At 12.28 Train 48 pulled out of Prachuap Khiri Khan station and just over 4 hours later – a jaunt by comparison with earlier journeys – arrived at Surathani. Too late in the day for the ferries for the islands, we took the bus outside the station to the Lomprayah city office – 20 baht – to put our names down for the first ferry on the following morning and then a sawthaeng to a hotel for the night. At 8.30 we were back by tuk tuk at the office and at 9am on the bus to the ferry pier at Donsak an hour away, and an hour after that we were disembarking at Nathon Pier on the west coast of Ko Samui. What an efficient organisation Lomprayah has become.
Thirty minutes by minibus took us to Mae Nam on the north of the island to the Coco Palm Resort and a bungalow in a tropical garden, luxury by our standards, where for the next eight days we lounged bedside the sea and read, took long walks on the beach, ate seafood pad Thai and green curry and listened to the weather reports from Devon: bitter winter winds from the East, rain, heavy frosts. We woke in the morning to birdsong: coucals, mynah birds, sun birds, bulbuls, drongoes and warblers. At dusk the garden was heavy with the scent of frangipani and jasmine.
To identify some of the unfamiliar bird life we took to the internet and came across the Koh Samui Sunset Birdwatchers site. These are our kind of people; no sweaty treks through the jungled interior or getting up at godless hours for them. They describe themselves as authors of a ‘self-confessed birdwatching guide for the lazy’ and amongst the advice they offer is to ‘sit somewhere pretty, order a round of beers and wait …. Stay at a resort with extensive gardens where you can watch from the veranda in your pyjamas …. Take lunch or drinks at the Santiburi Golf Club and observe the birdlife from your table’. And sure enough, some of the images on their site include a distant view of a sea eagle out over the water, taken from a beach side bar, a silhouetted drongo on a branch at the Jungle Club and a red whispered bulbul in a cage. This is the Art of Coarse Birdwatching. To be fair, there were also some excellent images on the site and we found them very useful.
We had expected Ko Samui to have suffered from some of the worst excesses of mass tourism in the twenty years since we were last here, but Mae Nam, described by the island’s tourist site as Ko Samui’s last backpacker beach, seemed to have escaped. That may be pushing things too far, but it’s still a relatively quiet rural enclave, set back from the road which encircles the island. Accommodation of all kinds, from wooden shacks on stilts to one or two high end resorts, have managed to establish themselves in the tropical landscape without obliterating it. The quiet narrow lanes weave in and out of the palm groves and water buffalo wade in the shallow pools, backwaters and fields still flooded from the two months’ rain that preceded our arrival. In those lanes too are are an assortment of bars and eating places, many not grand enough to be called restaurants. We tried a number of them but kept returning to the Peace Kitchen, a modest place with modest prices, friendly staff, cold beer and excellent seafood phad thai.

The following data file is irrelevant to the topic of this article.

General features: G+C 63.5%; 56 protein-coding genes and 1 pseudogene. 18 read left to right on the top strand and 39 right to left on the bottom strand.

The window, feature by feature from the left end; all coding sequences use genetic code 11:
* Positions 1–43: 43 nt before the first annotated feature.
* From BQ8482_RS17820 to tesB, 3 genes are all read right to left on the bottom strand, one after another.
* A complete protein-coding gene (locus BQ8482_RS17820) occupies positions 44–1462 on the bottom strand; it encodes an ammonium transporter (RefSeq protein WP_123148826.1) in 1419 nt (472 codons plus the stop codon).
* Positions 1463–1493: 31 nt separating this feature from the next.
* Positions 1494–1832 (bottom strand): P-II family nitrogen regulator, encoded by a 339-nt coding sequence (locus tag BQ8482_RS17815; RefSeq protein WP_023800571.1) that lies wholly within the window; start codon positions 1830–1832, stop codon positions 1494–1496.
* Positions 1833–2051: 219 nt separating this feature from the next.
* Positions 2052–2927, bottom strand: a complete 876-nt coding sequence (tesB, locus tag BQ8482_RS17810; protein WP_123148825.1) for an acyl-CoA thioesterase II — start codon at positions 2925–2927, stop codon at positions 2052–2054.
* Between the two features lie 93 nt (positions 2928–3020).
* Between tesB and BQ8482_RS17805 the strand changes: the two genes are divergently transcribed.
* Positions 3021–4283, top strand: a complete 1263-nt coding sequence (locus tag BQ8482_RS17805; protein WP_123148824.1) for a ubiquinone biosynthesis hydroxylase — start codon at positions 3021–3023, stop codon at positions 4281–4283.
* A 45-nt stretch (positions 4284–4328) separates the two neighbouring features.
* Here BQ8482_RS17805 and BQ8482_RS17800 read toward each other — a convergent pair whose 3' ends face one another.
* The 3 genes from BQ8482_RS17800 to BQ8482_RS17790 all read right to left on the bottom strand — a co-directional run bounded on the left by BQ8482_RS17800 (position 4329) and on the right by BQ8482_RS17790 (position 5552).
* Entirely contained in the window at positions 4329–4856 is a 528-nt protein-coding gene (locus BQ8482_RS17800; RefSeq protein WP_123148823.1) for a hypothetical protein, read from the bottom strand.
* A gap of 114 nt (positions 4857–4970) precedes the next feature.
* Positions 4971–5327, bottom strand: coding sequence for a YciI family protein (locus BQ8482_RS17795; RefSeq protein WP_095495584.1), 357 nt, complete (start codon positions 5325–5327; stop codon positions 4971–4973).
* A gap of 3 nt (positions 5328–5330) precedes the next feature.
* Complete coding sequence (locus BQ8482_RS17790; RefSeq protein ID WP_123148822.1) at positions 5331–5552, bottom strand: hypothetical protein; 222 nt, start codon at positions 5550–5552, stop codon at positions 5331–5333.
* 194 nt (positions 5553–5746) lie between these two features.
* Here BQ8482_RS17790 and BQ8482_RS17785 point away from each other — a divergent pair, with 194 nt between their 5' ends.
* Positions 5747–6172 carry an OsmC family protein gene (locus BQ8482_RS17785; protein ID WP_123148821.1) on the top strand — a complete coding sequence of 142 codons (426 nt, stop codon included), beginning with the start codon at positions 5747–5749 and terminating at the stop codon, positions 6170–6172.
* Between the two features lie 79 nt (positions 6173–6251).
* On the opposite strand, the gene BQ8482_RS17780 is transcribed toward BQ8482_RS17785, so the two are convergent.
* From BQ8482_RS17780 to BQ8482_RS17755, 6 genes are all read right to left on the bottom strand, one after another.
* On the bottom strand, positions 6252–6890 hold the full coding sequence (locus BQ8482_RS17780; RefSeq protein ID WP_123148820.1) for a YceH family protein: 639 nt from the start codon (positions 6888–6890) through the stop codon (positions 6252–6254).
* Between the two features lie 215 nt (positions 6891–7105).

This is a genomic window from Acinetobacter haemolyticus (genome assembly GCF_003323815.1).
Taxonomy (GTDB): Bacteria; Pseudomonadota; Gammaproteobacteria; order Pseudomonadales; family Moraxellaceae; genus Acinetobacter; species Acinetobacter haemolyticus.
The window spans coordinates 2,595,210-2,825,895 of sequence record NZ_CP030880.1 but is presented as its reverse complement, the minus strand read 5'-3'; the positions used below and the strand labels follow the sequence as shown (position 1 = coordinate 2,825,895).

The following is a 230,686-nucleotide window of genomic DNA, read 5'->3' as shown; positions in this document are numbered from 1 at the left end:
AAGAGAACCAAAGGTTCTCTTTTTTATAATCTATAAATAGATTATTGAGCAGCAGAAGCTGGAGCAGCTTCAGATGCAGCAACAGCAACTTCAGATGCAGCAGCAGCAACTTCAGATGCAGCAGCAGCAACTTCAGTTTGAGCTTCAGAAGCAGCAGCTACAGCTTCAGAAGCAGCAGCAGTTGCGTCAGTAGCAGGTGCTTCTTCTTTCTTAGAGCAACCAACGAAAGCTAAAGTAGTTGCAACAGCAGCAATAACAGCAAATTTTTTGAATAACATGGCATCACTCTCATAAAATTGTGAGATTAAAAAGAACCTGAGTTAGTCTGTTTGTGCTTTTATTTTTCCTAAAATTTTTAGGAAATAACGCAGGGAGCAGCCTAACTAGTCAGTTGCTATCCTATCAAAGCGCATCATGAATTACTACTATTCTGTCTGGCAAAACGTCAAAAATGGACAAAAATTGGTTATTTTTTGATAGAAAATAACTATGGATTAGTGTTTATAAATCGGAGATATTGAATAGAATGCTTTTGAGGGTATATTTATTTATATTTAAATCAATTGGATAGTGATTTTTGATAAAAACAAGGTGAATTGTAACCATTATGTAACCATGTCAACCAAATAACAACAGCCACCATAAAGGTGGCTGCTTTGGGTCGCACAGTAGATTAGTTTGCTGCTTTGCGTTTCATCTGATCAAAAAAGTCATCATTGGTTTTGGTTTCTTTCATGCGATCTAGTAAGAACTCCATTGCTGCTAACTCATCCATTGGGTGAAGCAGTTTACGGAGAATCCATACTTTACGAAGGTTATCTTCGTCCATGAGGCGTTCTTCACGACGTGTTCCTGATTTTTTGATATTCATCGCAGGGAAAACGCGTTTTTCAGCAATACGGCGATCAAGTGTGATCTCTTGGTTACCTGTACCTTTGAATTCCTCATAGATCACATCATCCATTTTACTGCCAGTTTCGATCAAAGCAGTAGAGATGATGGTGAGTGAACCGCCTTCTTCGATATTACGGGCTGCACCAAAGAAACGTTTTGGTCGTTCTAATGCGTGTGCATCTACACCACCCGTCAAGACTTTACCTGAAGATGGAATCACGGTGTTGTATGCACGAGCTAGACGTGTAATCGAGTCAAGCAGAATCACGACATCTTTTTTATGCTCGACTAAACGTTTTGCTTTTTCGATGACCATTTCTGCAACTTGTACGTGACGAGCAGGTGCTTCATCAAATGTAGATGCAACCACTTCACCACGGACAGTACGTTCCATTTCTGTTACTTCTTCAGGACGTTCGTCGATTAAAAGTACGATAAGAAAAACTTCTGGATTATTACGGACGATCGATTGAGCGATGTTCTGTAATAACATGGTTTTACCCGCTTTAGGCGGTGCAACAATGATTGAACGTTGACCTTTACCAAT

The three kilometre long stretch of yellow sand at Mae Nam is palm fringed and the accommodation that sits on it is unobtrusive. There are some wonderful Robinson Crusoe style beach bars constructed of flotsam and jetsam. On our early morning walks we had the beach to ourselves, but for a few friendly dogs. At mid morning every day three fishing boats pulled up on to the sand to unload their catch in baskets and take them to the local restaurants.
Mae Nam looks across to Koh Phan Ngan, a 20 minute ferry ride away, where the infamous Full Moon Party was to take place on the 12th and just along the beach at Pra Larn pier crowds of would be revellers were embarking. We were to share a ferry back to the mainland with some of these a day after the festivities. It was like being on a boat with the walking dead.
So much for Mae Nam, but venture out on to the road that runs for 50k around the island and it’s a different story: paradise lost. Ko Samui’s beaches are still beautiful and the interior unspoilt but in the morning and late afternoon when the hotel workers are heading back home the ring road becomes the island’s M25. Chaweng, the island’s prime destination, is simply dreadful: crass, cacophonous, crowded, full of glitzy shopping malls, fast food joints, seedy bars, touts, jet skis, sawthaengs blaring out western pop music and promoting Muay Thai events at the local stadium; Tropical Murphy’s Irish Pub – it says it all. The beautiful beach is accessible only through one or two public alleys; the resorts and bars have taken over the beach front access. The place is popular with Russian and Chinese package tourists.
But back in the sanctuary of Mae Nam we contentedly idled away our remaining days on the island before taking the minibus, ferry, bus and overnight sleeper back to Bangkok and, three days later, to the English winter.